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Committee: Possible negotiations to take place between IPS and hunger strike leaders

May 12, 2017 12:36 P.M. (Updated: May 16, 2017 5:12 P.M.)
BETHLEHEM (Ma'an) -- Head of the Palestinian Committee of Prisoners Affairs, Issa Qaraqe, spoke to Ma’an at Friday around noon, saying that negotiations between Israeli officials and leaders of the mass “Freedom and Dignity” hunger strike could take place during the coming hours of Friday afternoon and evening, the 26th day of the strike.

Qaraqe told Ma’an that the committee received the initial information from hunger-striking prisoners they were in contact with. The prisoners said that Israeli Prison Service (IPS) authorities had suggested to meet with leaders of the strike to negotiate the strikers demands.

“We do not know if IPS would be serious in their talks, but it is certain that international pressure, popular movement, the critical health conditions of prisoners and the fact that several of them were transferred to hospitals, have pushed IPS to this step,” Qaraqe told Ma’an.

An IPS spokesperson was not immediately available for comment.

Qaraqe stressed the critical health conditions of prisoners, saying that many hunger strikers have begun to vomit blood and fall to the ground due to dizziness and body weakness.

Regarding the number of prisoners currently taking part in the strike -- which had previously been estimated by the media committee of the hunger strike to be between 1,500 and 1,600 prisoners -- Qaraqe told Ma’an that some 1,300 prisoners are currently on open hunger strike, highlighting that some groups of prisoners had opened shortened solidarity strikes for a limited time only.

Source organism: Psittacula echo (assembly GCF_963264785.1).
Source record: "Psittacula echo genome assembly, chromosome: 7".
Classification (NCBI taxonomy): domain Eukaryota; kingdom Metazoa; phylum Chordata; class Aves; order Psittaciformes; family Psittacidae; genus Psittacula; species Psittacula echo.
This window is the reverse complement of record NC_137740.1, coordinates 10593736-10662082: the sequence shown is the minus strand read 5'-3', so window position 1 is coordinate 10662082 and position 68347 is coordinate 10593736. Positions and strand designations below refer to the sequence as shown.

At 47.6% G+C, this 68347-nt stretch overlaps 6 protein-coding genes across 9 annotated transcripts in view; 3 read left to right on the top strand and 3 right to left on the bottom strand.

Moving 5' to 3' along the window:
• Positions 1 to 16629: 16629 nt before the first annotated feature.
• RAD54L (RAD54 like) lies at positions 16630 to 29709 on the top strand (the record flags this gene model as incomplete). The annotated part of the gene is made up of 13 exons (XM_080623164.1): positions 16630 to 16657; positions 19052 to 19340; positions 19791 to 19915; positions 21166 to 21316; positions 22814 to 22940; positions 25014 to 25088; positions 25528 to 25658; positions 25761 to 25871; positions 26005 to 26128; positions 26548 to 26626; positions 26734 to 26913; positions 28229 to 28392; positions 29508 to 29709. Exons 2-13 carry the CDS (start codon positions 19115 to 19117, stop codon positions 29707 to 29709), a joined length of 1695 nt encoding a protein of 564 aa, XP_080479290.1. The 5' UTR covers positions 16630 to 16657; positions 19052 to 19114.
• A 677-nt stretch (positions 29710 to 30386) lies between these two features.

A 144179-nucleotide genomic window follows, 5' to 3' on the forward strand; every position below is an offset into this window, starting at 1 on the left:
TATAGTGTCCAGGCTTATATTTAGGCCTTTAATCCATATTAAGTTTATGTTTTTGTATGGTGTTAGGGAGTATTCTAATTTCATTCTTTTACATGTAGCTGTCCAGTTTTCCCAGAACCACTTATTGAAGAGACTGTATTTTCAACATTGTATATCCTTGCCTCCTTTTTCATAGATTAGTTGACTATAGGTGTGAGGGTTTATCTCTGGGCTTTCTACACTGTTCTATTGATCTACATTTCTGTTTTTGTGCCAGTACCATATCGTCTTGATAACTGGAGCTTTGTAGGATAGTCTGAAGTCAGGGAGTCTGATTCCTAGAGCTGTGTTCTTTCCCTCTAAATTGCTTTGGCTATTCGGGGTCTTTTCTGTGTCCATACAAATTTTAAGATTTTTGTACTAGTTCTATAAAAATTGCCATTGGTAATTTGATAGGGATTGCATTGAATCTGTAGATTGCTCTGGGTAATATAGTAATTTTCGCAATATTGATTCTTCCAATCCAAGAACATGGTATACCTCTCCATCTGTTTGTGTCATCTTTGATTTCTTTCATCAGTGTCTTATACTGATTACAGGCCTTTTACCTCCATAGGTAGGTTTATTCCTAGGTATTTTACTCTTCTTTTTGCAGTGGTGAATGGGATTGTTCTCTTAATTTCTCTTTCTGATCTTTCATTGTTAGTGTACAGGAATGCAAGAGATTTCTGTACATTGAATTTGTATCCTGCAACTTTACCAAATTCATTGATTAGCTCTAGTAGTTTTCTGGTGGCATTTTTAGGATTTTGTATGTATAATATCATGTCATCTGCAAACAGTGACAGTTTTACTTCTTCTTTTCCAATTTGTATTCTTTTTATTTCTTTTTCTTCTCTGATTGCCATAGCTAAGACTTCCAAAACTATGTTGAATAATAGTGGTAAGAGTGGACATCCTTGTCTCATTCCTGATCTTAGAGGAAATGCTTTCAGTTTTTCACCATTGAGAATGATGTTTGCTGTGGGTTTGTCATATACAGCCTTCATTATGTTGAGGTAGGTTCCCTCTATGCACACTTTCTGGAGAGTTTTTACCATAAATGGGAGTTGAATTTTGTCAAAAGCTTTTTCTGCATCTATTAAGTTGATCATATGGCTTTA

As Israeli authorities have severely restricted hunger-striking prisoners’ access to their relatives, lawyers, and each other, estimates of the number of hunger strike participants have been hard to corroborate.

While Israeli authorities have claimed that fewer than 1,000 prisoners were participating in the strike, on Thursday, Sawt al-Asra (Voice of Prisoners) radio estimated that nearly 1,800 prisoners were hunger striking after quoting anonymous sources as saying that nearly 100 Palestinian prisoners from across the political spectrum had decided to join the strike.

In the second week of the hunger strike, reports emerged that IPS said negotiations would be based on the condition that they exclude Fatah leader Marwan Barghouthi, who has been leading the strike amidst an Israeli campaign to discredit him and break the will of the hunger strikers.

An IPS spokesperson, however, denied to Ma’an at the time that IPS would be involved with any negotiations, saying: "The Israel Prison Service manages prisoners and their living conditions and does not negotiate with prisoners."

The hunger-striking prisoners, led by Fatah leader Marwan Barghouthi, are calling for an end to the denial of family visits, the right to pursue higher education, appropriate medical care and treatment, and an end to solitary confinement and administrative detention -- imprisonment without charge or trial -- among other demands for basic rights.

According to prisoners' rights organization Addameer, 40 percent of the male Palestinian population has been detained by Israeli authorities at some point in their lives, as rights groups have long accused Israel of using routine imprisonment as a tool to erode family and political life in the Palestinian territory.

Israeli authorities have detained approximately one million Palestinians since the establishment of the state of Israel in 1948 and the subsequent occupation of the West Bank, East Jerusalem, and the Gaza Strip in 1967, according to Palestinian organizations.
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